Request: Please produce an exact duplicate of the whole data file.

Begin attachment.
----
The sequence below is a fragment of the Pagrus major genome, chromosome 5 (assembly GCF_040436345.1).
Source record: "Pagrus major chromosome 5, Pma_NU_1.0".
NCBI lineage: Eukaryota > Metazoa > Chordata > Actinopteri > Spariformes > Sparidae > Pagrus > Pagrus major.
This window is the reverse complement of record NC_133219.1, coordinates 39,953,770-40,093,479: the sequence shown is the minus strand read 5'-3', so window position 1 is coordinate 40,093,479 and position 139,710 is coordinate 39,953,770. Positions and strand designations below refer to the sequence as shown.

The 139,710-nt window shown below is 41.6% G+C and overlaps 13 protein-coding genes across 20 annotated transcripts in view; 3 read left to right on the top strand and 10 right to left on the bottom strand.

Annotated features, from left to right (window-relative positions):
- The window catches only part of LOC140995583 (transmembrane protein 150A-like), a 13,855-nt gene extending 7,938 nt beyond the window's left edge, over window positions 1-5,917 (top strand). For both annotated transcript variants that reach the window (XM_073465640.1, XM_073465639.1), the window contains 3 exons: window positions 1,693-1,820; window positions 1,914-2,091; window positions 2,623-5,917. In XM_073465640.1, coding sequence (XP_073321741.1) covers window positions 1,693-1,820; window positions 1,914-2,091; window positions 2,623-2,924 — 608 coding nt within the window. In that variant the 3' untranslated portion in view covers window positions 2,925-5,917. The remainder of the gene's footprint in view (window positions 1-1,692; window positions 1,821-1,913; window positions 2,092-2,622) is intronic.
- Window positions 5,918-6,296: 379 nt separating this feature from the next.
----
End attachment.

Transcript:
The sequence below is a fragment of the Pagrus major genome, chromosome 5 (assembly GCF_040436345.1).
Source record: "Pagrus major chromosome 5, Pma_NU_1.0".
NCBI lineage: Eukaryota > Metazoa > Chordata > Actinopteri > Spariformes > Sparidae > Pagrus > Pagrus major.
This window is the reverse complement of record NC_133219.1, coordinates 39,953,770-40,093,479: the sequence shown is the minus strand read 5'-3', so window position 1 is coordinate 40,093,479 and position 139,710 is coordinate 39,953,770. Positions and strand designations below refer to the sequence as shown.

The 139,710-nt window shown below is 41.6% G+C and overlaps 13 protein-coding genes across 20 annotated transcripts in view; 3 read left to right on the top strand and 10 right to left on the bottom strand.

Annotated features, from left to right (window-relative positions):
- The window catches only part of LOC140995583 (transmembrane protein 150A-like), a 13,855-nt gene extending 7,938 nt beyond the window's left edge, over window positions 1-5,917 (top strand). For both annotated transcript variants that reach the window (XM_073465640.1, XM_073465639.1), the window contains 3 exons: window positions 1,693-1,820; window positions 1,914-2,091; window positions 2,623-5,917. In XM_073465640.1, coding sequence (XP_073321741.1) covers window positions 1,693-1,820; window positions 1,914-2,091; window positions 2,623-2,924 — 608 coding nt within the window. In that variant the 3' untranslated portion in view covers window positions 2,925-5,917. The remainder of the gene's footprint in view (window positions 1-1,692; window positions 1,821-1,913; window positions 2,092-2,622) is intronic.
- Window positions 5,918-6,296: 379 nt separating this feature from the next.